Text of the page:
Embattled Queensland-based distributor, Cellnet (ASX:CLT), has reported net losses of $10.2 million for the half-year to December 31.
The result includes a $7.8 million hit resulting from its decision to exit the desktop PC and notebook market in November. This included $1.6 million in restructuring costs and a write-off of $2.3 million in intangible assets. The company also wrote-off $2.4 million in inventory and made provisions of $2.5 million.
Cellnet’s year-on-year combined revenue for the six months to December 31 was also down 48.8 per cent to $125 million. In a statement, the company blamed the drop on the termination of its contract with Telecom New Zealand, worth $65 million. The decision to exit desktop and notebook distribution accounted for a further $30 million in revenue.
According to its financial report, Cellnet’s remaining IT business in servers and printers, contributed $40.1 million during the six-month period, while retail accounted for $54.6 million.
The distributor said it had now repaid all debt and had $10 million cash in-hand.
“The overhead structure of the group has been accordingly reduced to reflect the new slimmer and more focused business model,” Cellnet chairman, Alexander Beard, said in the statement. “While work is continuing on further improvements to the company’s operational efficiencies, given the uncertain economic outlook, no guidance can be given as to second-half earnings.”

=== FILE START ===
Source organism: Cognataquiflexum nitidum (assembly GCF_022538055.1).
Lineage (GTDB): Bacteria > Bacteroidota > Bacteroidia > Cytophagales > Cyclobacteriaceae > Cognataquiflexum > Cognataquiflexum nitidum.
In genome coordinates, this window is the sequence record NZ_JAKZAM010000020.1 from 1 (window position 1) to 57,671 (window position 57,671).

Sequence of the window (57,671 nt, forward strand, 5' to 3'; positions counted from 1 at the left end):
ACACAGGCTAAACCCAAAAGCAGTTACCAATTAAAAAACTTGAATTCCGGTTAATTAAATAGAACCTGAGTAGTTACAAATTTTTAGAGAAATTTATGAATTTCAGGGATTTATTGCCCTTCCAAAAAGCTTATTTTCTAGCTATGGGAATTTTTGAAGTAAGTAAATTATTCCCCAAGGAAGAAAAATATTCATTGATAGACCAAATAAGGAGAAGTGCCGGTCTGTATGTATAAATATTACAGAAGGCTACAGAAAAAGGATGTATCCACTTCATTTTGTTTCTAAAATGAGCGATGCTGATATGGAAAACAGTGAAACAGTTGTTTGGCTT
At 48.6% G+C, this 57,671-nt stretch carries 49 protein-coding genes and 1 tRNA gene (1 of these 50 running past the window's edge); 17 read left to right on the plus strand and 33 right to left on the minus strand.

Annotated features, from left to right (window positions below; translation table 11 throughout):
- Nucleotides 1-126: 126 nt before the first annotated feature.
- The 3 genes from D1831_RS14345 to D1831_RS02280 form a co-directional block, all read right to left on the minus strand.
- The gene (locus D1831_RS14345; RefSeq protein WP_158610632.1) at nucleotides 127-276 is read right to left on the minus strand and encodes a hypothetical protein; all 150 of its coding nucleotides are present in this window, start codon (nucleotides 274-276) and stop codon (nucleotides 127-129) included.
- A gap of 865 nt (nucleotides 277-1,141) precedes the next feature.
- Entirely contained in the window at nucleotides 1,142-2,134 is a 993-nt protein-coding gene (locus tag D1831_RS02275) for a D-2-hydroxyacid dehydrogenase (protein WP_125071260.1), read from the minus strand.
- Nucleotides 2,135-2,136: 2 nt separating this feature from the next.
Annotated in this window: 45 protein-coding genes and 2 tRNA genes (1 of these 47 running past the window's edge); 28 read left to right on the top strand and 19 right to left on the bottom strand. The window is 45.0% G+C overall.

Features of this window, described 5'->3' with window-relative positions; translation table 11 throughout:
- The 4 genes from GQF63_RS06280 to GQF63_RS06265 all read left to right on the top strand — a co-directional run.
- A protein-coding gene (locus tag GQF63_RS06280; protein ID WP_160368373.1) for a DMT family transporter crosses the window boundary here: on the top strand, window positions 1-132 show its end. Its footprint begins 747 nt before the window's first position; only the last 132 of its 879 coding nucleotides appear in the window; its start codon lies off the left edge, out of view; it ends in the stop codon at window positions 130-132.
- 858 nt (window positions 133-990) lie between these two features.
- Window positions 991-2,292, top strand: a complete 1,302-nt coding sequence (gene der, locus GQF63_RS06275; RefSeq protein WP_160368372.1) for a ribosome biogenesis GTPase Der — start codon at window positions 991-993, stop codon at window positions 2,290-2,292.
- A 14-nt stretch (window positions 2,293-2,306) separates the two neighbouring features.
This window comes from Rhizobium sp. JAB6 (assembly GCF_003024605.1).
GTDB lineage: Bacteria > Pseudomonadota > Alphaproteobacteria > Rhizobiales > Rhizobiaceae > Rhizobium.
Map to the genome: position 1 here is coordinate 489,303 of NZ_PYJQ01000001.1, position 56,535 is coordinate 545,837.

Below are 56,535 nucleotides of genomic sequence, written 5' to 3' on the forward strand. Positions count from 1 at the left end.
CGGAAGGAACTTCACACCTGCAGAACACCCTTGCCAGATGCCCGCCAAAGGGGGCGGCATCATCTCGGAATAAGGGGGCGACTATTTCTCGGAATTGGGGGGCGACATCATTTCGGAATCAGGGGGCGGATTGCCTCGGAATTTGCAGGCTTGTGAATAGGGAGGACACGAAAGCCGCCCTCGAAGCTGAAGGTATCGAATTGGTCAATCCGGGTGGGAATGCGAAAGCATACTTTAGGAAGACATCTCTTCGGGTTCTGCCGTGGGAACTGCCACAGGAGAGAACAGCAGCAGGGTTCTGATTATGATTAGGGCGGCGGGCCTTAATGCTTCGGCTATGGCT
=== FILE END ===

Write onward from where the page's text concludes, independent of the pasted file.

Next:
For several years, Cellnet has struggled to remain profitable and reported a $4.5 million loss in the full-year to June 30, 2007. In an effort to rein in costs and drive operational efficiencies, the company launched a strategic review of the business and made several rounds of redundancies.
Last month, Cellnet founder and second-time managing director, Stephen Harrison, resigned from the position after 15 months back in the role. He was replaced by CFO, Stuart Smith., who has been with the distributor for 12 months.
Smith ruled out more redundancies across the Cellnet business from the restructure, and said the company hoped to ride out the economic downturn by focusing on core business and leveraging changes already made. But he wouldn’t discount more staff cuts if the market situation deteriorated further.
“As far as the restructuring is concerned, that is reflected in these results,” he said. “As far as the economy goes, you can’t discount any changes, but our restructuring has been implemented.”